This week I’ve been in contact with lots of brilliant women who’ve responded to my call out for Endurance Women stories. And their stories will be coming over the next few weeks.
Here’s my Endurance Woman Story
For me being an endurance women is in my DNA (literally), but it’s not just about sport, it’s about how I live my life. And that’s about getting the balance right: balancing doing what I love with the mundane stuff; working hard, and knowing when to rest; successful highs, boring plateaus – and thudding lows; PBs and PWs.
Yesterday morning I woke up to yet another headline about Britain being out of balance. Once again we’re called the ‘fat man’ of Europe. The Times report that ‘obesity rates have doubled in two decades, meaning that Britain is the sixth heaviest developed country, according to the Organisation for Economic Co-operation and Development (OECD), up from tenth two years ago.’
The health pendulum is swinging to less healthy and how we live our lives is making us fatter. Binge drinking from teenage years, sugary snacks in hospitals, children being kept in at playtime because it’s raining, huge portion sizes everywhere, and exercising only to solve a problem (i.e. get slim), not to enjoy for the sake of it.
As a child I loved sport, especially swimming. I was always outside, climbing trees, running about, fighting with my brothers, playing football (yes I was a Tomboy). I kept active and did sport because it was part of my DNA. As puberty hit, and puppy fat settled, I started to focus negative feelings about myself and insecurities on my body and, particularly on my weight. A sensitive kid, one comment about me being a ‘hefty’ girl when trying on my secondary school uniform sowed a seed. As hormones kicked in, and sensitivity became more like depression, I became obsessed with my weight and from the age of 15 to around 25 I battled with disordered eating, too much smoking and quite a lot of drinking.
Ironically, I stopped exercising in the difficult times (I think I did a Swimathon and a bit of aerobics in that time) and I turned my back on the thing I loved, not using exercise to control my weight, as many do. But as I recovered, being active was my refuge. Initially, it did start as solution to a problem (i.e. an easier way to control my big appetite), but if weight control had been my only motivation I wouldn’t have got very far. The more I moved, the more I started to remember and feel the joy of just doing it, of the freedom of exercise, and soon I remembered the real joy of racing (first experienced at Watford Swimming Club). Moving, motivating myself to get up and get out, setting new goals (other than weight) meant any feelings of depression were managed and neutralised. Activity is the best anti-depressant.
By the time my children arrived, I was exercising because I loved it. I cannot deny that I was also motivated to lose the baby fat, but exercise (back then aerobics) became part of our family routine, an hour at the creche whilst I did my aerobics, followed by the park and toddler groups. I did loads of walking and loved loved getting my babies out in the fresh air (and now they’re 17 and 21, I still do). With young children, I found running the most flexible way to train (no need to drive to a gym and get changed). In 1998, I decided I wanted to use my valuable time to inspire others, and earn money, and began the process of education needed to be a personal trainer. For the next 10 years I combined teaching fitness with journalism – all part of my ‘portfolio’ career.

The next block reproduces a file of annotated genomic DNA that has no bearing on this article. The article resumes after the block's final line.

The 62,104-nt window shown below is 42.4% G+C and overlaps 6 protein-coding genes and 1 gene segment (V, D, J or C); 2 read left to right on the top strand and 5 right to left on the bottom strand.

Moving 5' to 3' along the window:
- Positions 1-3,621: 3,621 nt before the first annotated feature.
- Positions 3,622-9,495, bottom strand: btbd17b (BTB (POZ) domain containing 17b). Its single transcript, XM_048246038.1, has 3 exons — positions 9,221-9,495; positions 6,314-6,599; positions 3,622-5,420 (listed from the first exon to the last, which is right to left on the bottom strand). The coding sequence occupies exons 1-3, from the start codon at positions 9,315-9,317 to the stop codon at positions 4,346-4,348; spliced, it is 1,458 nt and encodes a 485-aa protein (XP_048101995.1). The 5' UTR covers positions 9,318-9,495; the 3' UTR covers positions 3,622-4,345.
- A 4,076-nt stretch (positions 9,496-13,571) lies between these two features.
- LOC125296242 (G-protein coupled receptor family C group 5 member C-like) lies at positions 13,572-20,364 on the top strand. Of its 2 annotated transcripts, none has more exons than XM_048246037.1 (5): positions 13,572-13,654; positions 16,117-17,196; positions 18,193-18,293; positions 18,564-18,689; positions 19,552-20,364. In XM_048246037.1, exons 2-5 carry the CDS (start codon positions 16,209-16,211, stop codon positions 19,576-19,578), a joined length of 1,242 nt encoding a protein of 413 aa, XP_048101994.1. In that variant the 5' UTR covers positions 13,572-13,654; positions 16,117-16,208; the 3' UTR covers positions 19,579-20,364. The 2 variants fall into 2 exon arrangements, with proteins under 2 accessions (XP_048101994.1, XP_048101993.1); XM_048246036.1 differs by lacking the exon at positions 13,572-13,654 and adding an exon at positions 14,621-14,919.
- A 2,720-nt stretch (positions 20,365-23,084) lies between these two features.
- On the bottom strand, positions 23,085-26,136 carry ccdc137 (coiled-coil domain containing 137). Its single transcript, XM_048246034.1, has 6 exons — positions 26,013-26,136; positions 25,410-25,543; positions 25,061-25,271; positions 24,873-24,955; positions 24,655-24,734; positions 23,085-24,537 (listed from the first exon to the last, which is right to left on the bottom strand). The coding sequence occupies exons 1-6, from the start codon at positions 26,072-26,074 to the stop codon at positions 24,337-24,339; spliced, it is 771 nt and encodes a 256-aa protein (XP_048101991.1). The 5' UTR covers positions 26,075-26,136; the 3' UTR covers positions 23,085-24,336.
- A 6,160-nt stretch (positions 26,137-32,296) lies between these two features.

As a mum and a gig economist, training (no longer exercise) became a key part to helping keep me focused and to continue to send out pitches and ideas, and work on new businesses. I’m very fortunate as I do have amazing stamina, which you need to juggle, kids, work, looking for work, doing lots of different projects at the same time, all with the ups and downs of day to day living and no job security.
Running and now triathlon have always been my way to stay positive, motivated, work hard, play hard – and I hope I’m inspiring others when I teach or write. I was born with endurance, but it’s very trainable and training can help anyone feel energised, keep going and, ironically, achieve a balance in life.
As well as physically being all out about endurance, I’m quite an extreme person, which in the past attracted me to the energy of start ups and long working hours – and like a magnet draws me to the challenge of an Ironman. I definitely don’t think that this is something everyone should do. In some ways I have to work harder to achieve balance as I’m prone to go one way or the other. And we live in a culture of extremes, with growing obesity at one end, obsessive exercisers and endurance junkies at the other.
But the balance, the equilibrium, is much easier to maintain when you’ve been out in the fresh air, swam in the sea, or being exploring on your bike with good, supportive friends who share your positive ‘can do’ attitude. Just getting outside helps me to stay in the moment and not over think – a burden of the sensitive soul. And training helps to add structure and discipline to a very untraditional working life – and I sleep very well.
I still have to keep a check on my inner barometer and not let training become something I don’t enjoy, either pushing too hard, or giving myself excuses to not do it. But my life has that balance now, and I’m very fortunate to be surrounded by loving, like-minded, and supportive close friends and family. I’m now surrounded by cheerleaders, not critics and importantly I’ve learnt to support myself. As an endurance woman, the process of getting up every day and getting out in the fresh air, ticking off one more session on the way to the next race or goal, having a routine and discipline make for a happy, healthy life.
#endurancewomenstories #realwomen #justdoit